After Derek Mahon
Your great mistake is to act the drama
as if you were alone. As if life
were a progressive and cunning crime
with no witness to the tiny hidden
transgressions. To feel abandoned is to deny
the intimacy of your surroundings. Surely,
even you, at times, have felt the grand array;
the swelling presence, and the chorus, crowding
out your solo voice. You must note
the way the soap dish enables you,
or the window latch grants you freedom.
Alertness is the hidden discipline of familiarity.
The stairs are your mentor of things
to come, the doors have always been there
to frighten you and invite you,
and the tiny speaker in the phone
is your dream-ladder to divinity.
Put down the weight of your aloneness and ease into the
conversation. The kettle is singing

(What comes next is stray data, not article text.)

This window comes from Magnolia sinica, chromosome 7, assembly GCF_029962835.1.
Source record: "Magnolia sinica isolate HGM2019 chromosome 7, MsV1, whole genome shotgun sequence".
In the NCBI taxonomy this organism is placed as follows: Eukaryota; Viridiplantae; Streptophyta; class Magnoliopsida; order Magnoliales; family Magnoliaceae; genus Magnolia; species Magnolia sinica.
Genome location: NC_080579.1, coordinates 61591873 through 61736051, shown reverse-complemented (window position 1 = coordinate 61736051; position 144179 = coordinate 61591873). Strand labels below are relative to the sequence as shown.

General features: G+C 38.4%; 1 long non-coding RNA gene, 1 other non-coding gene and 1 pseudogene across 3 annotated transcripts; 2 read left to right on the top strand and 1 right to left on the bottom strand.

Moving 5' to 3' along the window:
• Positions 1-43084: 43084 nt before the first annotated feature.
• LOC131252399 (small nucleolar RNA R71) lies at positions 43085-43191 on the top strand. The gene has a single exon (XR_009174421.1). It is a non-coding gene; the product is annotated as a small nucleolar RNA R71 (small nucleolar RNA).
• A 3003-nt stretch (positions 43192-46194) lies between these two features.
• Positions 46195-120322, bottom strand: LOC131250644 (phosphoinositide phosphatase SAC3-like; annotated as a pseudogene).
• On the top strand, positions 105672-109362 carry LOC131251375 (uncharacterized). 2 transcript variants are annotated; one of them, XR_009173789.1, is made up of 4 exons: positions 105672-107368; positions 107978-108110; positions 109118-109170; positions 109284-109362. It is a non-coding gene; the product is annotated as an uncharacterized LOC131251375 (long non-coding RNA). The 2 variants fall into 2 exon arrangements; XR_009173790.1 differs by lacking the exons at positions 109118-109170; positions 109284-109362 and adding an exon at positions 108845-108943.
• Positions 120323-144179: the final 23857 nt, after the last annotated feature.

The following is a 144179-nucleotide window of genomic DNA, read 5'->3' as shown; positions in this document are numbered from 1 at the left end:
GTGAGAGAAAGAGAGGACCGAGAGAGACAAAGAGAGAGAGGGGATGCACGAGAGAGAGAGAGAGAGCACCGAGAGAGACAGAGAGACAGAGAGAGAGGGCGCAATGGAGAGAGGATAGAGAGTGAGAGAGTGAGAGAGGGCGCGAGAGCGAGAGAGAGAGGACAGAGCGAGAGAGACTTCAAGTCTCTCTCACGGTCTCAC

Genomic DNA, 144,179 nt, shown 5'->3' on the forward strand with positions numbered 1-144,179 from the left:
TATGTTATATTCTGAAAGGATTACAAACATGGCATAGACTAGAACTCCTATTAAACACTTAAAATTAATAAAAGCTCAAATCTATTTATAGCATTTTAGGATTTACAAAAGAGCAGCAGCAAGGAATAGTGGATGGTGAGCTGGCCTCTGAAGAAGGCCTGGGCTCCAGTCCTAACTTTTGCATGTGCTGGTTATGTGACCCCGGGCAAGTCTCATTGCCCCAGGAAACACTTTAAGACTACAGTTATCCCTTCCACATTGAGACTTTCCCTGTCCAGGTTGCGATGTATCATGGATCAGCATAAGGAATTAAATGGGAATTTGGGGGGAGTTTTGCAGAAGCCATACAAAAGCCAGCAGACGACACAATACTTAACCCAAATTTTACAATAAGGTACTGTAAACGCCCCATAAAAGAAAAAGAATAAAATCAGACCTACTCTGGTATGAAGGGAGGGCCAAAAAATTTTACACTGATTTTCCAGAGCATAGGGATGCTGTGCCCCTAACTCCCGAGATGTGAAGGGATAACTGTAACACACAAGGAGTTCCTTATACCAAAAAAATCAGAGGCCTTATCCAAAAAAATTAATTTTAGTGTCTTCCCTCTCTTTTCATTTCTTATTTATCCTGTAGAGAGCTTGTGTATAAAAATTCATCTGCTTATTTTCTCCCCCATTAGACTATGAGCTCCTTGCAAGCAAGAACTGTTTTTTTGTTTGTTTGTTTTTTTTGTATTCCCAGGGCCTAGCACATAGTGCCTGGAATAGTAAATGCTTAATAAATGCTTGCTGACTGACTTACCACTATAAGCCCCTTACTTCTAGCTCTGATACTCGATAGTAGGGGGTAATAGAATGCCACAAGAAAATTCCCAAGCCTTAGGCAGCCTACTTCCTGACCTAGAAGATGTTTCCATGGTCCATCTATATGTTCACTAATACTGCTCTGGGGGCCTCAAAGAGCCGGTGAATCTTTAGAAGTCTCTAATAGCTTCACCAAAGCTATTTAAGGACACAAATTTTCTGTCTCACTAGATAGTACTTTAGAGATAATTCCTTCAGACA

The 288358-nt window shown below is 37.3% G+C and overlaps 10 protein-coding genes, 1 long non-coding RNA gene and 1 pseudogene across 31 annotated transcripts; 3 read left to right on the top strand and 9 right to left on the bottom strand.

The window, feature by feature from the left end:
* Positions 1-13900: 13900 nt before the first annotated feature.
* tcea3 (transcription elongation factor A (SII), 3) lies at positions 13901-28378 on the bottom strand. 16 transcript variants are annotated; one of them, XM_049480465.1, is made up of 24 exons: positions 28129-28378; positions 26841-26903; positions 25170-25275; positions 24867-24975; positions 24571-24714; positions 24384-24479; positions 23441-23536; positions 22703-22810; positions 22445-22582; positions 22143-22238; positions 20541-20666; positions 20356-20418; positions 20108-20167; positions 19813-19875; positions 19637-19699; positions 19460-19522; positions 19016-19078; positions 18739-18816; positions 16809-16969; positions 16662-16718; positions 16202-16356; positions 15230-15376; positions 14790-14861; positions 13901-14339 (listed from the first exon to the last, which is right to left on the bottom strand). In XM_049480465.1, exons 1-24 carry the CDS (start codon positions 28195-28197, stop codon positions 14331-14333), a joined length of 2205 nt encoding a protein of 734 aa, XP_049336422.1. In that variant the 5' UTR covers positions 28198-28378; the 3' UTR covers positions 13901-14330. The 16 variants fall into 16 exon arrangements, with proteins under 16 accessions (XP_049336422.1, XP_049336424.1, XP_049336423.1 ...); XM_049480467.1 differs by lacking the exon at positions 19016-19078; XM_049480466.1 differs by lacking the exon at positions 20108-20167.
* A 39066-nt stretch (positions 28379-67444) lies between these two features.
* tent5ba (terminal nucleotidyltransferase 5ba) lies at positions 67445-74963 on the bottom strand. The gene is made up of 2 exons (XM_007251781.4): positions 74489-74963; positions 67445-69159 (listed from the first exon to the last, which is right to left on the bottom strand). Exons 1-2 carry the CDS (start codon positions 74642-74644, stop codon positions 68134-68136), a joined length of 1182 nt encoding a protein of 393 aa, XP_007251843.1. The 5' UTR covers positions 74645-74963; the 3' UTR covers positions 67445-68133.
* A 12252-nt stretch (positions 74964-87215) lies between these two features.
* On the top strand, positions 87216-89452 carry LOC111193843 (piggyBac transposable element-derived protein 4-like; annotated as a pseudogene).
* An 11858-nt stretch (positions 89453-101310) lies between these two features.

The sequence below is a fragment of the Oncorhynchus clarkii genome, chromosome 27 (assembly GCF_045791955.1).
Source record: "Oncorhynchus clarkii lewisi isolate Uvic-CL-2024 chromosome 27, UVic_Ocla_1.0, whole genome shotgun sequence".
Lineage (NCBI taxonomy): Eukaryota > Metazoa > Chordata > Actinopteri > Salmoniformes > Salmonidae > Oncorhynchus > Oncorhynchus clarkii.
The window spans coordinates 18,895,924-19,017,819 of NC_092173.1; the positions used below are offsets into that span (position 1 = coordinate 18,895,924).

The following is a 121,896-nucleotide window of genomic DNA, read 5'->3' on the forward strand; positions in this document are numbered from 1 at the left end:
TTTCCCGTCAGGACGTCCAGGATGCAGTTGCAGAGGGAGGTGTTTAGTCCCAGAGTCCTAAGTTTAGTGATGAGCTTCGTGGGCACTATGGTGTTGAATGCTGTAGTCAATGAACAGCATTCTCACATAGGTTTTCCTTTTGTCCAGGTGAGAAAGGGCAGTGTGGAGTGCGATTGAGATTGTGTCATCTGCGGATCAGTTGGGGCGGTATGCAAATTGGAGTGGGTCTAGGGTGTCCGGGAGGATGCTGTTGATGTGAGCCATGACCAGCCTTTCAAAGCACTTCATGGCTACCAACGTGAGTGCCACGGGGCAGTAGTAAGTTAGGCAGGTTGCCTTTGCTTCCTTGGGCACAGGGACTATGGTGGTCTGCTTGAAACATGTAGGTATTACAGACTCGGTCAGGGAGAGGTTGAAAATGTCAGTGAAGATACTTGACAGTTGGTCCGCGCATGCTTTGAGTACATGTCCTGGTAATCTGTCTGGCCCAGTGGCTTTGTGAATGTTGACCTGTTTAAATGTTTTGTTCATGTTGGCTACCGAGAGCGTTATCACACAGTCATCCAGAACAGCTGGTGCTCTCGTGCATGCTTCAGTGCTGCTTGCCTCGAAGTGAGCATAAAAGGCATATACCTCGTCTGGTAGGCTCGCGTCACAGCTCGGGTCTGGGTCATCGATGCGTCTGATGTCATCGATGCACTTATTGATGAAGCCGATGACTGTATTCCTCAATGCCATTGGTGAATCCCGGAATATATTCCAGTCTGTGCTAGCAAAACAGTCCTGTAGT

even as it pours you a drink, the cooking pots
have left their arrogant aloofness and
seen the good in you at last. All the birds
and creatures of the world are unutterably
themselves. Everything is waiting for you.
I’ve been listening to David Whyte this week, after I’d happened upon him again last weekend. When I was a teenager, my dad gave me a cassette with David speaking his poems, and though I found it a bit strange at first, his halting, repeating, penetrating way of speaking has lodged itself deeply into my psyche during the many hours I listened to that tape. I don’t remember the above poem being one of them but he speaks it in exactly the same way I remember. It felt right for this time of staying at home and perhaps relating to the old familiar things with fresh eyes. What is it like to ‘put down the weight of your aloneness and ease into the conversation’? How can we take up this invitation of everything that is waiting for us, the world that surrounds us? Time to connect in new and different ways perhaps…